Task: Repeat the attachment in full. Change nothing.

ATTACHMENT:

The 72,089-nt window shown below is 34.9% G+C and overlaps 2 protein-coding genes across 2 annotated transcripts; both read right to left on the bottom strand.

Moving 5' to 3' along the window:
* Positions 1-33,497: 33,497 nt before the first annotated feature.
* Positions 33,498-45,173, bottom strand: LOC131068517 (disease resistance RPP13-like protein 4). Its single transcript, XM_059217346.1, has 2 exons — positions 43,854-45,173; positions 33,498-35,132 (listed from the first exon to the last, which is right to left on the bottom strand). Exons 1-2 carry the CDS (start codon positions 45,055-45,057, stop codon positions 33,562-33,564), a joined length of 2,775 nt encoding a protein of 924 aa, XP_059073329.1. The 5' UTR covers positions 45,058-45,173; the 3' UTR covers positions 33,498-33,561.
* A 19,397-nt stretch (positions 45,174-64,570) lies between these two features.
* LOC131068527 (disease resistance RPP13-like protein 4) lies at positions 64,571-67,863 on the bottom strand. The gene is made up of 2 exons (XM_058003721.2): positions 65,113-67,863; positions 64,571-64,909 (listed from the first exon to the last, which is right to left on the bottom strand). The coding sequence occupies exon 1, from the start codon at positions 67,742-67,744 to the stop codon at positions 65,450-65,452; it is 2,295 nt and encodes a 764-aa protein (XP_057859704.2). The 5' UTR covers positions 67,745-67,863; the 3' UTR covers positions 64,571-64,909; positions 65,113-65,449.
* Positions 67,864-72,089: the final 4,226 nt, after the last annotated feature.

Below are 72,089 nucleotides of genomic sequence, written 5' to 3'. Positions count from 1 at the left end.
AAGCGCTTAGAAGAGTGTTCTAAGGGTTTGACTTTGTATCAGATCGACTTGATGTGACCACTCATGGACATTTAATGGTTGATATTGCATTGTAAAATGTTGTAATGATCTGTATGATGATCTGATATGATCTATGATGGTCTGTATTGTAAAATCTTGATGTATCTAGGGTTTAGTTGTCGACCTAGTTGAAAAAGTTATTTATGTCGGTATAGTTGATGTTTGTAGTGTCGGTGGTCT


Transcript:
The 72,089-nt window shown below is 34.9% G+C and overlaps 2 protein-coding genes across 2 annotated transcripts; both read right to left on the bottom strand.

Moving 5' to 3' along the window:
* Positions 1-33,497: 33,497 nt before the first annotated feature.
* Positions 33,498-45,173, bottom strand: LOC131068517 (disease resistance RPP13-like protein 4). Its single transcript, XM_059217346.1, has 2 exons — positions 43,854-45,173; positions 33,498-35,132 (listed from the first exon to the last, which is right to left on the bottom strand). Exons 1-2 carry the CDS (start codon positions 45,055-45,057, stop codon positions 33,562-33,564), a joined length of 2,775 nt encoding a protein of 924 aa, XP_059073329.1. The 5' UTR covers positions 45,058-45,173; the 3' UTR covers positions 33,498-33,561.
* A 19,397-nt stretch (positions 45,174-64,570) lies between these two features.
* LOC131068527 (disease resistance RPP13-like protein 4) lies at positions 64,571-67,863 on the bottom strand. The gene is made up of 2 exons (XM_058003721.2): positions 65,113-67,863; positions 64,571-64,909 (listed from the first exon to the last, which is right to left on the bottom strand). The coding sequence occupies exon 1, from the start codon at positions 67,742-67,744 to the stop codon at positions 65,450-65,452; it is 2,295 nt and encodes a 764-aa protein (XP_057859704.2). The 5' UTR covers positions 67,745-67,863; the 3' UTR covers positions 64,571-64,909; positions 65,113-65,449.
* Positions 67,864-72,089: the final 4,226 nt, after the last annotated feature.

Below are 72,089 nucleotides of genomic sequence, written 5' to 3'. Positions count from 1 at the left end.
AAGCGCTTAGAAGAGTGTTCTAAGGGTTTGACTTTGTATCAGATCGACTTGATGTGACCACTCATGGACATTTAATGGTTGATATTGCATTGTAAAATGTTGTAATGATCTGTATGATGATCTGATATGATCTATGATGGTCTGTATTGTAAAATCTTGATGTATCTAGGGTTTAGTTGTCGACCTAGTTGAAAAAGTTATTTATGTCGGTATAGTTGATGTTTGTAGTGTCGGTGGTCT